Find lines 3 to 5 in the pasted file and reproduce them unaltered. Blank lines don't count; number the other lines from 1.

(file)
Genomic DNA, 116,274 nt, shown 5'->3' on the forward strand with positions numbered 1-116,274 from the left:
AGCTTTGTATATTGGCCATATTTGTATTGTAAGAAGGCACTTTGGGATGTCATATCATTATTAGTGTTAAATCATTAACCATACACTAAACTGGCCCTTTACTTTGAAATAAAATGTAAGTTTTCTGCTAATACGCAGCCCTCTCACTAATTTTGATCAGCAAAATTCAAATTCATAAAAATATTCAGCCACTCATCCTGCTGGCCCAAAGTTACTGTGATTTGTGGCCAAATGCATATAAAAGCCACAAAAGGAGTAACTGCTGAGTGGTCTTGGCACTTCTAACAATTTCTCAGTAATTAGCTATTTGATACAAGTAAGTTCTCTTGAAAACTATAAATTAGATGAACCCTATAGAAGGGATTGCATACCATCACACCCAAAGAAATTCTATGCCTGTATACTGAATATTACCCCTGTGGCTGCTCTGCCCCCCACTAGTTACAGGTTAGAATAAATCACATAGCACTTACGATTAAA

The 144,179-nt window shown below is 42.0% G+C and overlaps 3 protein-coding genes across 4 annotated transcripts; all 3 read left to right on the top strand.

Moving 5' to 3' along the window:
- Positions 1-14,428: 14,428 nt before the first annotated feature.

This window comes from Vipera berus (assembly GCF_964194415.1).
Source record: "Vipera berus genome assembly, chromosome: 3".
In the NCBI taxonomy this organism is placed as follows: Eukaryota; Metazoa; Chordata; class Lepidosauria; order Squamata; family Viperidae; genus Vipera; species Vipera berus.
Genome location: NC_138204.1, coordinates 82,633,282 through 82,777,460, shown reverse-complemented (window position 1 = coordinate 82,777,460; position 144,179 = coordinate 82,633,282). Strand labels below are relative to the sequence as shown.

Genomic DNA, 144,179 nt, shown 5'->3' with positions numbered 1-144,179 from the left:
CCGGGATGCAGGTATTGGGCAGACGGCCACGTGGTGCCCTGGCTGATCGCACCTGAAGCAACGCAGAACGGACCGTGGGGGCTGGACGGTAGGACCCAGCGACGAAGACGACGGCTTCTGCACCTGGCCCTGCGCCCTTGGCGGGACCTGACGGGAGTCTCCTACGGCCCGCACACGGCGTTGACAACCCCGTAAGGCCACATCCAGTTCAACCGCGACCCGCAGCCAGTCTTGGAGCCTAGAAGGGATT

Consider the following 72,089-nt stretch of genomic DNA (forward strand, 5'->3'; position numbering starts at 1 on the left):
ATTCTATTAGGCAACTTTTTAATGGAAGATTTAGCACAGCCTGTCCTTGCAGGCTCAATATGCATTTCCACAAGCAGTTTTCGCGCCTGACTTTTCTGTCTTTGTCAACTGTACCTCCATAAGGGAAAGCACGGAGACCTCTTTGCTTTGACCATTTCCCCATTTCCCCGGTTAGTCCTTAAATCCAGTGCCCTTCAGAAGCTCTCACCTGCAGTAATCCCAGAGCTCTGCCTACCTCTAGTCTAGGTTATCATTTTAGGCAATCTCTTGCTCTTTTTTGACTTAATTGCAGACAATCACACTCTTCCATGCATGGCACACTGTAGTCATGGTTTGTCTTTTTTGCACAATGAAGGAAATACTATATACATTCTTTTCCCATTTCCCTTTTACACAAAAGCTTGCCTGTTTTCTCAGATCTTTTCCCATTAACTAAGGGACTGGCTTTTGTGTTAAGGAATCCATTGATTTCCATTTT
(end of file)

The 144,179-nt window shown below is 42.0% G+C and overlaps 3 protein-coding genes across 4 annotated transcripts; all 3 read left to right on the top strand.

Moving 5' to 3' along the window:
- Positions 1-14,428: 14,428 nt before the first annotated feature.